Scripts that are to be executed by an interpreter normally have a shebang line at the top to tell the OS how to execute them.
If you have a script named
foo whose first line is
#!/bin/sh, the system will read that first line and execute the equivalent of
/bin/sh foo. Because of this, most interpreters are set up to accept the name of a script file as a command-line argument.
The interpreter name following the
#! has to be a full path; the OS won't search your
$PATH to find the interpreter.
If you have a script to be executed by
node, the obvious way to write the first line is:
but that doesn't work if the
node command isn't installed in
A common workaround is to use the
env command (which wasn't really intended for this purpose):
If your script is called
foo, the OS will do the equivalent of
/usr/bin/env node foo
env command executes another command whose name is given on its command line, passing any following arguments to that command. The reason it's used here is that
env will search
$PATH for the command. So if
node is installed in
/usr/local/bin/node, and you have
/usr/local/bin in your
env command will invoke
The main purpose of the
env command is to execute another command with a modified environment, adding or removing specified environment variables before running the command. But with no additional arguments, it just executes the command with an unchanged environment, which is all you need in this case.
There are some drawbacks to this approach. Most modern Unix-like systems have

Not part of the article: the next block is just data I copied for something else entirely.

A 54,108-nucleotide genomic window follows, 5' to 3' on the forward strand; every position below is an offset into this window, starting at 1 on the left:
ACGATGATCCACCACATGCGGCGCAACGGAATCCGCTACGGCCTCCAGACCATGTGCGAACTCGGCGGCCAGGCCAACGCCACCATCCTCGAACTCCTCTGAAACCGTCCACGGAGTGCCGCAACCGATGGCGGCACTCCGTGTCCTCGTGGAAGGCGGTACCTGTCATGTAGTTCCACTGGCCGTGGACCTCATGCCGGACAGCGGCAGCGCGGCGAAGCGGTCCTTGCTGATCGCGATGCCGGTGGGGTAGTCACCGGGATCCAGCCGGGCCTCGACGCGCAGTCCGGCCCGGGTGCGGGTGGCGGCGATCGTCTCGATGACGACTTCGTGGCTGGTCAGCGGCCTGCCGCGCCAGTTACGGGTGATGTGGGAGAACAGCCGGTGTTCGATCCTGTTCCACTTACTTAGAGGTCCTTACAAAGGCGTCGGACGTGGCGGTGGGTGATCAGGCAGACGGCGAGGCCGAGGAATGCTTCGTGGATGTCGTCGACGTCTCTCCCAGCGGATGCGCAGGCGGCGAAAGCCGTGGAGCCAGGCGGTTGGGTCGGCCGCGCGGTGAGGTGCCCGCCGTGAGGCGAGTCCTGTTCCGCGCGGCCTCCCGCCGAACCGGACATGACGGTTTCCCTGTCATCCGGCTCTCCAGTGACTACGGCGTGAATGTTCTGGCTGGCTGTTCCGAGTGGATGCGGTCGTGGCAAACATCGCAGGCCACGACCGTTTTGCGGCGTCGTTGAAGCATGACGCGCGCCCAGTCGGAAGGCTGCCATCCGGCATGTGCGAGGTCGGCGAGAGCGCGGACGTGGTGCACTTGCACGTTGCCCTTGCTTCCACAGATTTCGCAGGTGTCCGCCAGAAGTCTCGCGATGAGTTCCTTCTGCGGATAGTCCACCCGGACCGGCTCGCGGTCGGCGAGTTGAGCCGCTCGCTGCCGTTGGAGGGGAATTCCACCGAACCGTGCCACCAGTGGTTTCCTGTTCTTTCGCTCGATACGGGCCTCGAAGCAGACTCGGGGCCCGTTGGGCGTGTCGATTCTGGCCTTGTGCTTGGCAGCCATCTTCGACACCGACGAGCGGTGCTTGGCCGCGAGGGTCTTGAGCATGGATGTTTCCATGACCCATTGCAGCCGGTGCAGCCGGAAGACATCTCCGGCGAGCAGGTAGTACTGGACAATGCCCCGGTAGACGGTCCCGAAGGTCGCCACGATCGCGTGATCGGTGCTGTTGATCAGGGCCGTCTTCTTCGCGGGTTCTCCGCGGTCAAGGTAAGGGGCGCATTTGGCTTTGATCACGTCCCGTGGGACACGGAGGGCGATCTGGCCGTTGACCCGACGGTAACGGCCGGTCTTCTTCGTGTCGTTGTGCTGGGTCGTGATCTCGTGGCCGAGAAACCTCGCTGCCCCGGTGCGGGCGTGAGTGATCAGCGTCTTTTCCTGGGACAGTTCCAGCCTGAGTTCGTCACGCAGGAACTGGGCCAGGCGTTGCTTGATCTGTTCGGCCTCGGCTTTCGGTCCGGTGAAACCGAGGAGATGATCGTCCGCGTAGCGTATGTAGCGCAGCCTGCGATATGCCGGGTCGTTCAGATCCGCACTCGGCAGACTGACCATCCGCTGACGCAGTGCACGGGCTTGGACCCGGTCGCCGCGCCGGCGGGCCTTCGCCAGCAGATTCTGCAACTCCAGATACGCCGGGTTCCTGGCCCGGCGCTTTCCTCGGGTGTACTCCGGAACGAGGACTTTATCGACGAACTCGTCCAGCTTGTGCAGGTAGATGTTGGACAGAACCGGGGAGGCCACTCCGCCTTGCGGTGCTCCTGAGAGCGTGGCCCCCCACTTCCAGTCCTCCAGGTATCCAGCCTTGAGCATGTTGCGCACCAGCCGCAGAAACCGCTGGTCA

/usr/bin/env, but I worked on older systems where the
env command was installed in a different directory. There might be limitations on additional arguments you can pass using this mechanism. If the user doesn't have the directory containing the
node command in
$PATH, or has some different command called
node, then it could invoke the wrong command or not work at all.
Other approaches are:
- Use a
#! line that specifies the full path to the
node command itself, updating the script as needed for different systems; or
- Invoke the
node command with your script as an argument.
See also this question (and my answer) for more discussion of the
Incidentally, on my system (Linux Mint 17.2), it's installed as
/usr/bin/nodejs. According to my notes, it changed from
/usr/bin/nodejs between Ubuntu 12.04 and 12.10. The
#!/usr/bin/env trick won't help with that (unless you set up a symlink or something similar).
UPDATE: A comment by mtraceur says (reformatted):
A workaround for the nodejs vs node problem is to start the file with
the following six lines:
test1=$(nodejs --version 2>&1) && exec nodejs "$0" "$@"
test2=$(node --version 2>&1) && exec node "$0" "$@"
exec printf '%s\n' "$test1" "$test2" 1>&2
This will first try
nodejs and then try
node, and only
print the error messages if both of them are not found. An explanation
is out of scope of these comments, I'm just leaving it here in case it
helps anyone deal with the problem since this answer brought the
I haven't used NodeJS lately. My hope is that the
node issue has been resolved in the years since I first posted this answer. On Ubuntu 18.04, the
nodejs package installs
/usr/bin/nodejs as a symlink to
/usr/bin/node. On some earlier OS (Ubuntu or Linux Mint, I'm not sure which), there was a
nodejs-legacy package that provided
node as a symlink to
nodejs. No guarantee that I have all the details right.